‘60,000 women die during pregnancy in India’
This activist has been working with leaders and local partners to empower women in all spheres — from equal rights to health and educationeducation Updated: Aug 01, 2012 16:04 IST
We are what our families let us be. I am the fifth child, born to Malina and Rupeswar Gogoi, after four sons. Girls in our country face enormous discrimination. Every day, we read about female foeticide, infanticide, girls being trafficked, newly-married girls murdered for dowry - but where I was growing up, I never felt that girls were not wanted in this country and I never faced any discrimination. In my family, I was never treated any different from my brothers, in fact, there might have been some positive discrimination — being the only girl, I got a lot of affection, attention.
As a very young child, “what do I want to be when I grow up” changed very often for me. I was a vociferous reader of fiction, my imagination would take wings each time I finished reading a book. After reading Sphinx by Robin Cook, I wanted to become an Egyptologist, I wanted to study ancient history, wear sola hats and baggy brown pants, and excavate ruins. After reading a Hindi film industry gossip column in a women’s magazine, I would want to be a glamourous film journalist!
Though I was not sure of what I wanted to do, I knew very well what I did not want to do! I was a good student, but I had no interest in pursuing science. Given those days when “good students” took up science and “average students” would opt for humanities, my decision to join the arts stream met with a lot of resistance from my teachers. I was made to attend Class 11 science the first day of school, of course, I ran off to the arts class the next day! I did not want to walk the beaten path and wanted to do something which I liked and which I would be happy doing.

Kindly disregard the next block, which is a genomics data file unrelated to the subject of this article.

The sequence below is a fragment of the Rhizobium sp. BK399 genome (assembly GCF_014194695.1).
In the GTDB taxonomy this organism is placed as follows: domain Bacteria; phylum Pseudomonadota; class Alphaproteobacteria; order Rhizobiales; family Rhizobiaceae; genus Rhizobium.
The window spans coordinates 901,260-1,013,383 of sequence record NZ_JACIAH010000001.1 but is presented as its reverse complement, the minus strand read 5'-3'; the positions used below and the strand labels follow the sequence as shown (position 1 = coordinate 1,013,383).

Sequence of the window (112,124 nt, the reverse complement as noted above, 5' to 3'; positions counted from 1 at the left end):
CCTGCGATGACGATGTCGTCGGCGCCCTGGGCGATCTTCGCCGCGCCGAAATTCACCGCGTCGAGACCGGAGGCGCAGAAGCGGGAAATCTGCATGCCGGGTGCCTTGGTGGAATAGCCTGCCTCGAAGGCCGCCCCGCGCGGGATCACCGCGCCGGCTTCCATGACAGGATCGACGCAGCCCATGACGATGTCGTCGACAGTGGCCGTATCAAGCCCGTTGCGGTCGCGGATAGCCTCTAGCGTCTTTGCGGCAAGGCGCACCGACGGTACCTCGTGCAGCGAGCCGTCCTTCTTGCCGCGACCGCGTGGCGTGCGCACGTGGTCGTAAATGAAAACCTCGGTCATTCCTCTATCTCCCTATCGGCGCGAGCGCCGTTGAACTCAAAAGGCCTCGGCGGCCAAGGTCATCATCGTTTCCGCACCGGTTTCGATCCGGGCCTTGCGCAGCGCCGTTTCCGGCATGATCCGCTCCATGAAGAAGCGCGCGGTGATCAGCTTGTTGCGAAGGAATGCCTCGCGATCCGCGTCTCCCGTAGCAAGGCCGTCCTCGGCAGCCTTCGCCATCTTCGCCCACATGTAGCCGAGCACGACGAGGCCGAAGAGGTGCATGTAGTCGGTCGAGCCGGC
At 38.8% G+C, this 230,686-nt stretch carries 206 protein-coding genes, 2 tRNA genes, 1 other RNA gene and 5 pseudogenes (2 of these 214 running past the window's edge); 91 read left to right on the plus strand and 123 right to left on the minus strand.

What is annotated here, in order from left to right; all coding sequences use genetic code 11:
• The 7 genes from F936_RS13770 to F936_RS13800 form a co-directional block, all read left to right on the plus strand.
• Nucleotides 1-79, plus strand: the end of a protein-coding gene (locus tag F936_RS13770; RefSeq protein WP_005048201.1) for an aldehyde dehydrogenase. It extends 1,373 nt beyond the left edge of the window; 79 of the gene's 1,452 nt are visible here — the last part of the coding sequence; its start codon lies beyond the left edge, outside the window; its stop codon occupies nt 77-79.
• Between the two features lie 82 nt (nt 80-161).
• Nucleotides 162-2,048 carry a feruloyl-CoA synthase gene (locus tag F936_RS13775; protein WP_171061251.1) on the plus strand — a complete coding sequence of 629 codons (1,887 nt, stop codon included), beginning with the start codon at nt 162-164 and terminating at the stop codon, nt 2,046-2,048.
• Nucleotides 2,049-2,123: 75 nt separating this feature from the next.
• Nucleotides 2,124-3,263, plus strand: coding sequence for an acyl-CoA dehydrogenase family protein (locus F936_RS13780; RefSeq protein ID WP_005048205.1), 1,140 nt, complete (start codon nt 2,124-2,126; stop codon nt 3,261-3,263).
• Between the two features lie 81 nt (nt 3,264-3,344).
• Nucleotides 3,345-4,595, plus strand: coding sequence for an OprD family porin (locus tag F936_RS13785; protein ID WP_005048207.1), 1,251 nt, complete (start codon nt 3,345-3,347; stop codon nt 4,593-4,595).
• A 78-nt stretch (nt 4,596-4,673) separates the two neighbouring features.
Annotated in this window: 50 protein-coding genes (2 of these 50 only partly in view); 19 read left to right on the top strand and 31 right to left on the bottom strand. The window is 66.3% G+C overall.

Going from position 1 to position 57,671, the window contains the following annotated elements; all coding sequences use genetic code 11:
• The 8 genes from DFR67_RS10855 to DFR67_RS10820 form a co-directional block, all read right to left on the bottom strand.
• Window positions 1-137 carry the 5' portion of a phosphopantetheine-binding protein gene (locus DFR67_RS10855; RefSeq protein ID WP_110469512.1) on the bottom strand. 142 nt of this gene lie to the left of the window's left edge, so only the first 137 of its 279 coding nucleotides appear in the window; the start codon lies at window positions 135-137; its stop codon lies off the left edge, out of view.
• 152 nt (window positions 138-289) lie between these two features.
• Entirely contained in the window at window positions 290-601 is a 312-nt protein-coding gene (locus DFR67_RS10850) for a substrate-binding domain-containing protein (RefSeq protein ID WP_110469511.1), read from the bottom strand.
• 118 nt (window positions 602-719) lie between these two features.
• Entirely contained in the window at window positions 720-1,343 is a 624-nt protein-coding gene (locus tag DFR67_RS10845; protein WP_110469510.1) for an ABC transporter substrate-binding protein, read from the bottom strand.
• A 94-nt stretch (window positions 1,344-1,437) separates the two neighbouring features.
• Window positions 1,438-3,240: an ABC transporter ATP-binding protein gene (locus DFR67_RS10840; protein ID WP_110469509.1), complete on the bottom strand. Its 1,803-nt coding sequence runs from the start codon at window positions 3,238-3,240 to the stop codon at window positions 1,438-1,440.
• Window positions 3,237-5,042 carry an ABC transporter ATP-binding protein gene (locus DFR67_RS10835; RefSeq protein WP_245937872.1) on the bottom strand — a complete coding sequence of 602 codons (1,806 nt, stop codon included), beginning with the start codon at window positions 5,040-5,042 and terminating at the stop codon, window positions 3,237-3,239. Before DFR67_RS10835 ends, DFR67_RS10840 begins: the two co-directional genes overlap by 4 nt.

My Class 12 results were good, and I went off to the Lady Keane’s College in Shillong for my graduation. I graduated with honours in history and moved to Jawaharlal Nehru University (JNU) in New Delhi for my masters in international studies. I completed my PhD in international studies from JNU. Along the way, I also did a postgraduation course in journalism.
My PhD in international politics gave me grounding in social, political, and economic systems and how policies are made. My journalism course and work in filmmaking taught me how to package and present my messages.
About decision to work on women’s health and rights
I started working in 1994, and the first six years, I worked for an NGO called Development Alternatives. I worked around creation of sustainable livelihoods. My work took me to different corners of north India which gave me the opportunity to see first-hand how women are treated — I was appalled. I saw the discrimination and deprivation women had to deal with — be it education, nutrition or decision making about their own life. That’s when I decided to look for opportunities to work in organisations that work on women’s empowerment. In 2000, I joined CEDPA (The Centre for Development and Population Activities), an NGO that works to improve the lives of girls and women. Currently, I am the executive director of CEDPA India. We work hand-in-hand with women leaders, local partners and other organisations to give women the tools they need to improve their lives, their family conditions and communities. This work provides me the opportunity to work with myriad groups — women, communities, civil society organisations, government.